Peace Action Maine 2011 Peace Supper 4 p.m. This year’s Keynote Speaker for the Peace Action Maine Peace Supper will be Medea Benjamin. Supper at 5 p.m. Woodfords Congregational Church, 202 Woodford St., Portland, $20. “Medea Benjamin is a cofounder of both CODEPINK and the international human rights organization Global Exchange. She has been a tireless advocate for social justice for more than 20 years. Described as ‘one of America’s most committed — and most effective — fighters for human rights’ by New York Newsday, and called ‘one of the high profile leaders of the peace movement’ by the Los Angeles Times, Medea has distinguished herself as an eloquent and energetic figure in the progressive movement. In June of 2005, she was one of 1,000 exemplary women from 140 countries nominated to receive the Nobel Peace Prize collectively, on behalf of the millions of anonymous women who do the essential work of peace worldwide. Since the September 11, 2001 tragedy, Medea has been working to promote a U.S. foreign policy that would respect human rights and gain us allies instead of contributing to violence and undermining our international reputation. In 2000, she was a Green Party candidate for the California Senate. During the 1990s, Medea focused her efforts on tackling the problem of unfair trade as promoted by the World Trade Organization. Widely credited as the woman who brought Nike to its knees and helped place the issue of sweatshops on the national agenda, Medea was a key player in the campaign that won a $20 million settlement from 27 US clothing retailers for the use of sweatshop labor in Saipan. She also pushed Starbucks and other companies to start carrying fair trade coffee. A former economist and nutritionist with the United Nations and World Health Organization, Benjamin is the author/editor of eight books, and she currently lives in Washington, D.C. Her speaking topic at the Peace Action Maine Peace Supper will be ‘From Egypt to Washington D.C.: How to Build a Peoples’ Movement for Peace.’” Call Peace Action Maine at 772-0680. see next page

THE PORTLAND DAILY SUN, Thursday, May 5, 2011— Page 15

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The Mad Hatter Affair by MHS 5 p.m. to 11 p.m. The Mad Hatter Affair at the Woodlands Club in Falmouth. “Consider this an official invitation to the Mad Hatter Affair, MHS’s gala fundraiser. Now in its 15th year, the Mad Hatter is a festive Kentucky Derby party, a spirited way to welcome spring, and great opportunity to support MHS. The Mad Hatter offers a chance for friends of MHS and guests to gather, dress up in derby attire (outlandish hats encouraged!), sip mint juleps, watch the race live from Churchill Downs, and to dine and dance the night away. Activities include a hat parade and contest, and live and silent auctions. For more on this wonderful evening, including photos from last year’s event, visit the MHS blog. Tickets: $100/person.” FMI and to buy tickets, contact Elizabeth Nash at 774-1822, ext. 206 or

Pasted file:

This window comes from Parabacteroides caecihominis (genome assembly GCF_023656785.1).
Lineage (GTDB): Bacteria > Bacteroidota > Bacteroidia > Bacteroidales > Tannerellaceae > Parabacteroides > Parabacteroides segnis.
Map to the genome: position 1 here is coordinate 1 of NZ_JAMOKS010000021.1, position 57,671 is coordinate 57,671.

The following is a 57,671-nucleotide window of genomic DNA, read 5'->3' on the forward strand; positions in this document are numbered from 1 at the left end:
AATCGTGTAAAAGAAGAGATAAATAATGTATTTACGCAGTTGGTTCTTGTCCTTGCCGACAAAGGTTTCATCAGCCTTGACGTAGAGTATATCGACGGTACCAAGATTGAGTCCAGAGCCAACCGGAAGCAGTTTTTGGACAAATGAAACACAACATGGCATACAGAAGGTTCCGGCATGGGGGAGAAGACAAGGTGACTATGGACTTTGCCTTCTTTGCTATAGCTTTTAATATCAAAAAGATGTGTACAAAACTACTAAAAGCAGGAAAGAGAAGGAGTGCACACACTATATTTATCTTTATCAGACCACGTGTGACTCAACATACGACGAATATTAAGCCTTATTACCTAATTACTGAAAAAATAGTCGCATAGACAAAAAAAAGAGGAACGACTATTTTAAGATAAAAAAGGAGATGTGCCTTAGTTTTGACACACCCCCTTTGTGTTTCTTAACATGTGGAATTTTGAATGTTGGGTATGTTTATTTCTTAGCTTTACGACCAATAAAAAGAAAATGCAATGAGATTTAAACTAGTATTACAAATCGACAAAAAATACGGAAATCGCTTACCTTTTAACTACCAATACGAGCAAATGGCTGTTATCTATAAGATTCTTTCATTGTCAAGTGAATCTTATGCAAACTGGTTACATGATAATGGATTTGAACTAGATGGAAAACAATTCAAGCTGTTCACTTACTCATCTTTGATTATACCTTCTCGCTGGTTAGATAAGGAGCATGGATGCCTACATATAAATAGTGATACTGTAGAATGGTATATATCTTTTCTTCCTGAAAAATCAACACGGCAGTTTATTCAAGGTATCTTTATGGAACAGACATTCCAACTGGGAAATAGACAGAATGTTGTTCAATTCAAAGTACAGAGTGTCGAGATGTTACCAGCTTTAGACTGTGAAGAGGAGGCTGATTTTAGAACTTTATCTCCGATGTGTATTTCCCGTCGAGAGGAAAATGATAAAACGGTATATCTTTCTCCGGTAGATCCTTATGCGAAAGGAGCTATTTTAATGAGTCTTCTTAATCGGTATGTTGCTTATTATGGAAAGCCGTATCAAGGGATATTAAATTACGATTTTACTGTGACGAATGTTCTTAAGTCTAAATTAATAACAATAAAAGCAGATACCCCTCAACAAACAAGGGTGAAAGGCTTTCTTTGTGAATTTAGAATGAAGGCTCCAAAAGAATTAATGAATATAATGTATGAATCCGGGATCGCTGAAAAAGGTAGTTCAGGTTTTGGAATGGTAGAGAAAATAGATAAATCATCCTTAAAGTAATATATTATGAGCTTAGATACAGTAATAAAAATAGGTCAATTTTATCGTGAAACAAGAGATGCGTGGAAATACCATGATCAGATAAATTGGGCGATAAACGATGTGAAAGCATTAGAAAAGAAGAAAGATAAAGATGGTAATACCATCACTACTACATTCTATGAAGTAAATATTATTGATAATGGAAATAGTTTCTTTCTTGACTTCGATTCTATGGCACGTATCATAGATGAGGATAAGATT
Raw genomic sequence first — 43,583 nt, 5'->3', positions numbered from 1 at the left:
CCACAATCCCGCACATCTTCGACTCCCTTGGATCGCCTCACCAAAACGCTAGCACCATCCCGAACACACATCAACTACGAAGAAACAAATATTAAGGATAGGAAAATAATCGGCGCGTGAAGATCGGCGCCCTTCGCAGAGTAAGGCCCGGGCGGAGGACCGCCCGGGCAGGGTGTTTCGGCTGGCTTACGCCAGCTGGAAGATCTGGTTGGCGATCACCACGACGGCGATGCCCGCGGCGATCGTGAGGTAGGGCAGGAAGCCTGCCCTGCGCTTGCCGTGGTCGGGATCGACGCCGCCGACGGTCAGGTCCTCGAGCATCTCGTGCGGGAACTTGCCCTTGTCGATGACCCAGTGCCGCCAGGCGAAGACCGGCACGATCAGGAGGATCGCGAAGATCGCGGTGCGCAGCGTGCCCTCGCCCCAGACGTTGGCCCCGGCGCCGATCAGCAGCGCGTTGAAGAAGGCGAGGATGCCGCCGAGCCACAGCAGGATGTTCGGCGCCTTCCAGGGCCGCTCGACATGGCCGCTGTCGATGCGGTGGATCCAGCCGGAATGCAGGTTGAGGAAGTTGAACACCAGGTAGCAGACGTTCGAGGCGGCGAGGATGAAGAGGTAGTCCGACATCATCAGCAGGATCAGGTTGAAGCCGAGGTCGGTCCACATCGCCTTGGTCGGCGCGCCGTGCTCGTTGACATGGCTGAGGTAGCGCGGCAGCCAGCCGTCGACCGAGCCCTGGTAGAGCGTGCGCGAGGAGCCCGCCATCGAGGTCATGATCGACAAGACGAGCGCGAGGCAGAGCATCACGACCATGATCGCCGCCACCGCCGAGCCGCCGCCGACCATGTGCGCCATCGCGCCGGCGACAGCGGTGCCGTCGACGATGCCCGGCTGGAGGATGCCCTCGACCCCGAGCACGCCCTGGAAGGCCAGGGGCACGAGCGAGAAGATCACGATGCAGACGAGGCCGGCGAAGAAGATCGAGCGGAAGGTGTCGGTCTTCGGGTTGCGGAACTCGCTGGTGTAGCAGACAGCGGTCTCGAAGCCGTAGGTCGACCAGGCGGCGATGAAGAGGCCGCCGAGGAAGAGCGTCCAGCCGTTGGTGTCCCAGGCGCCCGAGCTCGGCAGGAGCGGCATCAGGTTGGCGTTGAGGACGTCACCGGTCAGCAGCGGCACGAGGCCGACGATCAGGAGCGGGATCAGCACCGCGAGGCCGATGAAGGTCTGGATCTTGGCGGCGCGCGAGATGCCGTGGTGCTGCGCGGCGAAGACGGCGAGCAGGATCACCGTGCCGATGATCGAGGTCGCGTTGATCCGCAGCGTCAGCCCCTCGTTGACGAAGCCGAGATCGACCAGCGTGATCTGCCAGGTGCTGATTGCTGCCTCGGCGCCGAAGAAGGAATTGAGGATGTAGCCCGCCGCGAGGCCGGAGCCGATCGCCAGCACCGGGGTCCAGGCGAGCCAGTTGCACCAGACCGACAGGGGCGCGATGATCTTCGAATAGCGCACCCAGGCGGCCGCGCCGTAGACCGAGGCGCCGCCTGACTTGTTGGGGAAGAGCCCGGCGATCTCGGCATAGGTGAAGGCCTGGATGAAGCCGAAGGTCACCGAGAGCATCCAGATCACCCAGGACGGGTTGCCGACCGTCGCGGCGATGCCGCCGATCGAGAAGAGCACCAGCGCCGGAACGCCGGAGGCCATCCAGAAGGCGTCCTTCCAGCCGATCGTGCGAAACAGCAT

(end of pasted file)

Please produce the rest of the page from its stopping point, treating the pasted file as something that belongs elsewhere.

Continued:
‘Seascapes’ art reception in Cape Elizabeth 5:30 p.m. to 7:30 p.m. Cape Elizabeth painter Etsuko Leeaphon will present. “Seascapes from Japan, Thailand and Maine” at Thomas Memorial Library May 2-31. An opening reception will be held at the library on Friday, May 6 from 5:30 p.m. to 7:30 p.m. The event is open to the public. Thomas Memorial Library, 6 Scott Dyer Road, Cape Elizabeth. 799-1720.

Reindeer Records’ Off-Ramp: Exit 26 7 p.m. The accomplishments and performances of nine high school rock bands from across the state who, for the past six months, have been participating in Reindeer Records’ Off-Ramp: Exit 26 competition will be showcased and saluted in a red-carpet finale at the Westbrook Performing Arts Center. Each band will perform a final brief set which will include their original composition entitled “I Scream At Walls” they each created for the competition, and the audience will also be treated to the band’s music video of the same song, projected on the WPAC’s huge hidefinition screen. After the final set, an Awards Presentation will highlight the top achievers in some of the many tasks and categories that the bands were evaluated on during their Off-Ramp journey, and will include some special guest presentations. One band will walk away with Reindeer’s title of “Best Young Band in the State of Maine” plus $1,000 for each musician. The nine bands include: Beware Of Pedestrians — Gorham HS, Scarborough HS; Crossed Out — Gorham HS; Midnite Haze — Telstar Middle/HS; Phantom Companion — Falmouth HS, Waynflete; Stuck In Neutral — Boothbay Region HS; The Modest Proposal — Freeport HS; The Resistance — Erskine Academy, Maine Central Institute, Warsaw Middle School; The Study of Wumbo — Scarborough HS, Kennebunk HS; and Where’s Robert? — Mt. Ararat HS, Morse HS, Brunswick HS. The finale is open to all ages. Tix are $10/adv, $12/ door. FMI, contact Reindeer at 857-9002 or For complete info on the bands and the competition, visit and click on the Off-Ramp: Exit 26 icon.

‘Piano Men: The Music of Elton and Billy’ tribute performance 7:30 p.m. The Southern Maine Symphony Orchestra will perform the world premiere of “Piano Men: the Music of Elton and Billy,” dedicated to the array of hits created by the two pop music icons Elton John and Billy Joel, on Saturday, May 7, at 7:30 p.m. in the State Theatre, 609 Congress St., Portland. “Elton John and Billy Joel have sold more than 350 million records combined. This tribute performance mixes a four-piece pop group with a full orchestra in song arrangements rarely heard before. Performers include longtime Billy Joel drummer Liberty DeVitto and Joseph Boucher on piano and